Recently, Mark Applebaum, one of the instructors for one of my classes this quarter, presented his own concert at Memorial Church. While we were technically obligated to be there — or else let our grade suffer — I found it to be an experience I didn’t regret going to.
At the center of this concert was an unusual instrument — although it did look more like a sculpture — called the ‘mouseketier’ that had the capacity to make a wide array of exciting sounds. As someone on the “Stanford Memes for Edgy Trees” page artfully wrote, “that bad boy fit so much timbre.”
However, this Grind article isn’t a review of that concert. Not only is that outside my scope, but if I were somehow able to pull that off, it would be filed under Arts & Life, and not The Grind. Thus, do not expect this to be a piece of art; because I assure you, you’d have to have been at the Mind Altering Concert to find that.
I’m not going to lie in saying that the first five minutes were intimidating. We all sat there for five minutes straight listening to and processing experimental music that we had never heard before. The event began with an idiosyncratic piece full of coordinated hand gestures synchronized with experimental sounds.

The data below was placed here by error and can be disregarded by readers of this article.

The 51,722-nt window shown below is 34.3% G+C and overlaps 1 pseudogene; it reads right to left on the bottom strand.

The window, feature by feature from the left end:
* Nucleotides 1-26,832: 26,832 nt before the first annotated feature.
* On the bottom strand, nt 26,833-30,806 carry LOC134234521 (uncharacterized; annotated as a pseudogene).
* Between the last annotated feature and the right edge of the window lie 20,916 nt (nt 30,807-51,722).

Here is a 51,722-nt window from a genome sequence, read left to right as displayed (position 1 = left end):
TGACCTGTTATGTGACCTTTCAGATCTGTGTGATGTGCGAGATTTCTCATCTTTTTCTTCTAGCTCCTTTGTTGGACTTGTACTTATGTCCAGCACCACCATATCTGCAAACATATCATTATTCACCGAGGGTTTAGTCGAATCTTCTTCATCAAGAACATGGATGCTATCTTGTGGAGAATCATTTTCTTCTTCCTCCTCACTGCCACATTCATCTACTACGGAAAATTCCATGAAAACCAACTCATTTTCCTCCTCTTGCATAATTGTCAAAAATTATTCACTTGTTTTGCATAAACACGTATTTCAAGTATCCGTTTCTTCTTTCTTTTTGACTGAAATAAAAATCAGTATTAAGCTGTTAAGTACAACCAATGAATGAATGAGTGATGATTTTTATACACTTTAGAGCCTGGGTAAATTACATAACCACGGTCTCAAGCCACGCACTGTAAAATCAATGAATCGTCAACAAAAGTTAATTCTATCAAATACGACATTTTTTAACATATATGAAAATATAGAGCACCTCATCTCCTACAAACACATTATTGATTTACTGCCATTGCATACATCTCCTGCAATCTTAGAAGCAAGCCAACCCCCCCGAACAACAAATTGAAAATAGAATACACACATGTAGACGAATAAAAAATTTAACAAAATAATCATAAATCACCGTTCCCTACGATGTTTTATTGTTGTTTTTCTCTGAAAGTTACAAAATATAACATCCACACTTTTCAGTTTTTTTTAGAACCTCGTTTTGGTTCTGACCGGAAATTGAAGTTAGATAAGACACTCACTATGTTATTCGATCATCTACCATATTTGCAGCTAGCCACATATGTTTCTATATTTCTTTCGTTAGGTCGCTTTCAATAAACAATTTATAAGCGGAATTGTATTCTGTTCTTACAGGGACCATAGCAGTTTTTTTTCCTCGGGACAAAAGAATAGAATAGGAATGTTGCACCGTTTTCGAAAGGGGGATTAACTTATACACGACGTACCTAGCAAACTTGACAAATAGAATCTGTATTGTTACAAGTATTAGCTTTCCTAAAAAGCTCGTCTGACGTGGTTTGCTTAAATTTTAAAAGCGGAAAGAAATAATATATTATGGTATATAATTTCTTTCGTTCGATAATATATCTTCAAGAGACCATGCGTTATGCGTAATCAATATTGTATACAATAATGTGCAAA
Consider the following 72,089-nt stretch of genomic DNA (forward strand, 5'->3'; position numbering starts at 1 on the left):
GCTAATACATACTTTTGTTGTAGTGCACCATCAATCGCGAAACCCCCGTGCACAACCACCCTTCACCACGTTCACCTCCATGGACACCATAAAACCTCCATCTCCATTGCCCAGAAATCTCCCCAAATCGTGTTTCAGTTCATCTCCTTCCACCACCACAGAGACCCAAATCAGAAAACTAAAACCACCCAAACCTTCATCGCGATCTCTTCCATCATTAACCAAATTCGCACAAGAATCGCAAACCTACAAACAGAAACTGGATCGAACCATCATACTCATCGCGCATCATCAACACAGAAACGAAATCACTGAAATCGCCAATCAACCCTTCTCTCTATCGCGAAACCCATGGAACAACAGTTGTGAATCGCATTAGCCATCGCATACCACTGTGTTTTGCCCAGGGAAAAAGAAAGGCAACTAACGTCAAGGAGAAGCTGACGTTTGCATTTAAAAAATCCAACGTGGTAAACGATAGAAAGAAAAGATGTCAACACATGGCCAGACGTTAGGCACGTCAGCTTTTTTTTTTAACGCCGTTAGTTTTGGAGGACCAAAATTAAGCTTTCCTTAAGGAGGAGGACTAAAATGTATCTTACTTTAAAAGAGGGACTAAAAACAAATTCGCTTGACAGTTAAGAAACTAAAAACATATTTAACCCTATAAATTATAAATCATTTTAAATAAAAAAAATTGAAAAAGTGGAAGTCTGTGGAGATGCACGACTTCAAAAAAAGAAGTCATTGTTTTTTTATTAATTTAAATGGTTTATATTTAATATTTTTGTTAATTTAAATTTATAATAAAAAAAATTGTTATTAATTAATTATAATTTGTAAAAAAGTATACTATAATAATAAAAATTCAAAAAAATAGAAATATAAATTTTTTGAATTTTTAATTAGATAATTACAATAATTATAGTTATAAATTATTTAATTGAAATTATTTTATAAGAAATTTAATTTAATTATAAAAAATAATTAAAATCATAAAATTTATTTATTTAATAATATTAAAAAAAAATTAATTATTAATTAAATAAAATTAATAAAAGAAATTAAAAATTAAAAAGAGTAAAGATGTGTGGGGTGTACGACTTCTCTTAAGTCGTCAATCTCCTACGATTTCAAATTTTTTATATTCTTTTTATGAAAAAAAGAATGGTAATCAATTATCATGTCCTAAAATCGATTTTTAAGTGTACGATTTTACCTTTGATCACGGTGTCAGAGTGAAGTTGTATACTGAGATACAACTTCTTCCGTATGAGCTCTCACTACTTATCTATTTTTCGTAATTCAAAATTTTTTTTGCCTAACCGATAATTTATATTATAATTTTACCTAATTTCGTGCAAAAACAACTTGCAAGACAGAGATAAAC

After the five minutes ended, I stood stunned and truly wondered to myself how I was going to get through this event. After a brief spiel, the music began again, but something was different. The vibes coming from the mouseketier and the Southern Oregon University Percussion Ensemble elevated me into another state — and no, I did NOT pregame this event. The music started visualizing in my head.
This mind altering that occurred was different than your occasional sleep deprivation. With each different timbre, my mind shifted to different memories. At least for me, that’s what occurred. Every different sound triggered a different memory for me, many tracing back to my childhood. Other sounds triggered images of war especially when the timbre was more abrasive and sounded like a war zone.
Each of the scenes and flashbacks moved my train of consciousness along so much that I almost forgot there were other people around me. I was frankly moved to tears at one point because the music somehow guided me down a path of memories that I hadn’t explored in a while. The experience was nonetheless remarkable.
As a Grind writer, I’m supposed to capture what student life at Stanford is like. Often my views are very much distorted or as someone recently told me so eloquently, “just plain wrong.” I hope in even teasing you about what I felt at this mind-altering experience that I am able to encourage you. I want to encourage students to pursue what exists of Stanford’s live music scene and to attend musical events or, in general, events that feel outside of your zone of comfort. After all, just because you got into Stanford doesn’t mean you get to turn off your intellectual vitality — so go alter your mind.
Contact Richard Coca at richcoca ‘at stanford.edu.